After I write an article and share it on social media, I find myself all too eagerly awaiting the likes, comments and shares. I know I shouldn’t need validation that I’m putting out meaningful work, but it usually takes my ego 15 or so (okay, more like 30) minutes to remember that.
During that ‘window of ego’, sometimes I’ll spin out in a mental frenzy. Are people reading? Do they like it? Will I make an impact?
When I finally stop obsessively checking my social media stats and come to, I breathe in and remind myself of a few important things: what matters is sharing my truth and connecting with others; that the numbers will never matter more than the lives I impact. Some days, pulling myself out of a social media spiral seems impossible, my worry about trying to make a difference sends me reeling. And some days, the ones who pull me out of that spiral are exactly those lives I’ve impacted (and nine times out of ten, I had no clue I’ve made a difference in these people’s lives).
Last week, when I least expected it (i.e., when I wasn’t mid-frenzy and desperately refreshing my social media apps), a long-time friend posted a raw, vulnerable, unconventional post on Facebook. This person, who usually doesn’t go deep on Facebook, spoke about his grief and mental health struggles over the last few years and how 2020 was the year to give him love, healing and happiness. My friend wrote about how he went inward and got to know himself in a new way. He also bought a house in a community he loves and spent precious time with his wife and his dog. All of these helped him to move forward from his trauma and darkness. But although my friend had a beautiful year and a desire to share his experiences, he hadn’t because he felt guilty because many others had a difficult year.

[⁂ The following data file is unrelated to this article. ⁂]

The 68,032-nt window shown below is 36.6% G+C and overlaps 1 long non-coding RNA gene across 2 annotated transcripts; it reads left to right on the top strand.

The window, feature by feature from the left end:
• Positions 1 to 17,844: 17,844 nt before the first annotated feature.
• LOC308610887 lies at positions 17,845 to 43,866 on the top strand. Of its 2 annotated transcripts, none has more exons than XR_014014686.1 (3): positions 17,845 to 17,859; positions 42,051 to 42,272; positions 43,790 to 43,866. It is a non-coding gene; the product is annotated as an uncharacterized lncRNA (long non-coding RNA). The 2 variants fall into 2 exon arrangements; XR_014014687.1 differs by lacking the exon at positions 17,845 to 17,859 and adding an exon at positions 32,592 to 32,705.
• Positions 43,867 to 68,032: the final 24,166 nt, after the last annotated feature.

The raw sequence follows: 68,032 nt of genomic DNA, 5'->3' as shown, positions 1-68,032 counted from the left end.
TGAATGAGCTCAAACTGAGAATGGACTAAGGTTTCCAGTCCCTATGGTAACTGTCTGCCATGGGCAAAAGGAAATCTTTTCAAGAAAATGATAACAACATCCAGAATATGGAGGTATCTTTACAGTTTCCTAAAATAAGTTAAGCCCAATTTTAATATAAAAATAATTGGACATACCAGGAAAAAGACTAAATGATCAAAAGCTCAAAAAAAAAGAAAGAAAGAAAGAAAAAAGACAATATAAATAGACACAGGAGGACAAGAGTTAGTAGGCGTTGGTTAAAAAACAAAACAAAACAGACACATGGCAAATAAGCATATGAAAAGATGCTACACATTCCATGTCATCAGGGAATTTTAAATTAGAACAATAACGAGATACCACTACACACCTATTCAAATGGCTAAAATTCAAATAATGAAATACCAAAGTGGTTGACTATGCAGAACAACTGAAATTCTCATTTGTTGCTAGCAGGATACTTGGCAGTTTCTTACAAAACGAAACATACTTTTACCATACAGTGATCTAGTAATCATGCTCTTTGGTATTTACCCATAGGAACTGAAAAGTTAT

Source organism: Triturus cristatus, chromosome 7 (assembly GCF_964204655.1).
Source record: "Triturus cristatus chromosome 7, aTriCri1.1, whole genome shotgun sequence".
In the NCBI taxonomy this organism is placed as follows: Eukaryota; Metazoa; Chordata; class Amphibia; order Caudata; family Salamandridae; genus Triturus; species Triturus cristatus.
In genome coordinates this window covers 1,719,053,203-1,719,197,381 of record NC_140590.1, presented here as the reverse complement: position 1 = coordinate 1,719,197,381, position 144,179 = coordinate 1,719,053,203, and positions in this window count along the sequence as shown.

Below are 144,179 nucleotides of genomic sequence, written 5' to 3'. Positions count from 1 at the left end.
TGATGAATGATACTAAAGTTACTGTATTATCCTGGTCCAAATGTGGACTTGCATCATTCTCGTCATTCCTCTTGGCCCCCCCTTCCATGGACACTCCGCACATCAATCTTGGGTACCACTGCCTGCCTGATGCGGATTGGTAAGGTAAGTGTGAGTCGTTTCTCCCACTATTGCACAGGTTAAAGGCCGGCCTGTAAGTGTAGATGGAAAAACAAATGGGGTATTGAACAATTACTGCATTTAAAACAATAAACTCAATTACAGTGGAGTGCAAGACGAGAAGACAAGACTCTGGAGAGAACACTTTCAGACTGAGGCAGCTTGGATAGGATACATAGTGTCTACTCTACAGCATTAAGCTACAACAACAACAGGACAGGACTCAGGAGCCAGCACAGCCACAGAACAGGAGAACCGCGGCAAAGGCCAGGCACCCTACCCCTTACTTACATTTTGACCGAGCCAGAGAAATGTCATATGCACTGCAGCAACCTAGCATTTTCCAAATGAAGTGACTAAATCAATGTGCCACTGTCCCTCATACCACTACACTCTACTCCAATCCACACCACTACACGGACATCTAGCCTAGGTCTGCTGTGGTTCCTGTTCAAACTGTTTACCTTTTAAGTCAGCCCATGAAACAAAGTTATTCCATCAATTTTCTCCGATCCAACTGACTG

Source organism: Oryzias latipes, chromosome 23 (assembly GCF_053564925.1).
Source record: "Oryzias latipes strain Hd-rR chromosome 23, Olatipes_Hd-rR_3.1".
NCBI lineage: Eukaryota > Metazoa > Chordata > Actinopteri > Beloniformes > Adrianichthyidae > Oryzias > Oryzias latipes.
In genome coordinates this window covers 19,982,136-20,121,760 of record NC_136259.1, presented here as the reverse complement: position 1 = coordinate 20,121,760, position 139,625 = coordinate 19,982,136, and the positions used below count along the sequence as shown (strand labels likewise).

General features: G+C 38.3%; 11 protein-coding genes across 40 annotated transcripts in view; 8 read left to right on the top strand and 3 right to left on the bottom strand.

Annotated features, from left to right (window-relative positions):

Reading about his brave ‘coming out’ of sorts – the courage to share his story with others – gave me hope for deep healing in the world and reminded me of how much I love him. With happy tears in my eyes, I responded to his post, telling him how proud I was of him. I let him know that his words were beautiful – and I mentioned that I’d known him for close to 20 years and never knew him to be a writer.
He responded, saying he thought of me as he wrote his post thanks to the amount of vulnerable sharing and writing I’ve been doing lately. I was shocked to learn he’d been reading my work. I don’t recall getting a like or a comment from him in the past, but perhaps I have. I was honored to know that the work I’ve been creating spurred someone else to create meaningful work. With every new piece I write and choose to share with the world, more people will be thinking about the world differently, healing, bravely telling their stories and perhaps creating their own work too.
Take this as a reminder that while “Atta girls” (or boys), awards and social media love are important and feel great, they are not the whole picture and they don’t define your worth or impact. You’re creating value. There are many lives you’ve impacted that you don’t even know about and there will be more too.
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PS – Here’s an affirmation to remind you of your worth when putting your ideas/work out there: “I trust my work can and will make a difference. I believe that it will be received by those who need it most; I can feel my impact taking place.”
PPS – Do you want to kick your insecurities to the curb? Spend a few minutes journaling. Here’s a prompt: Think about a piece of work you’re putting out into the world: your food, your coaching, your writing, your music, your artwork – whatever that work may be. Imagine a few different people taking in your work: an older man with cancer, a young girl whose parents are moving through divorce, a mother of four suffering from depression, your ideal audience. How does your work help them? If you were with them 1×1, what would they say about how your work has impacted them?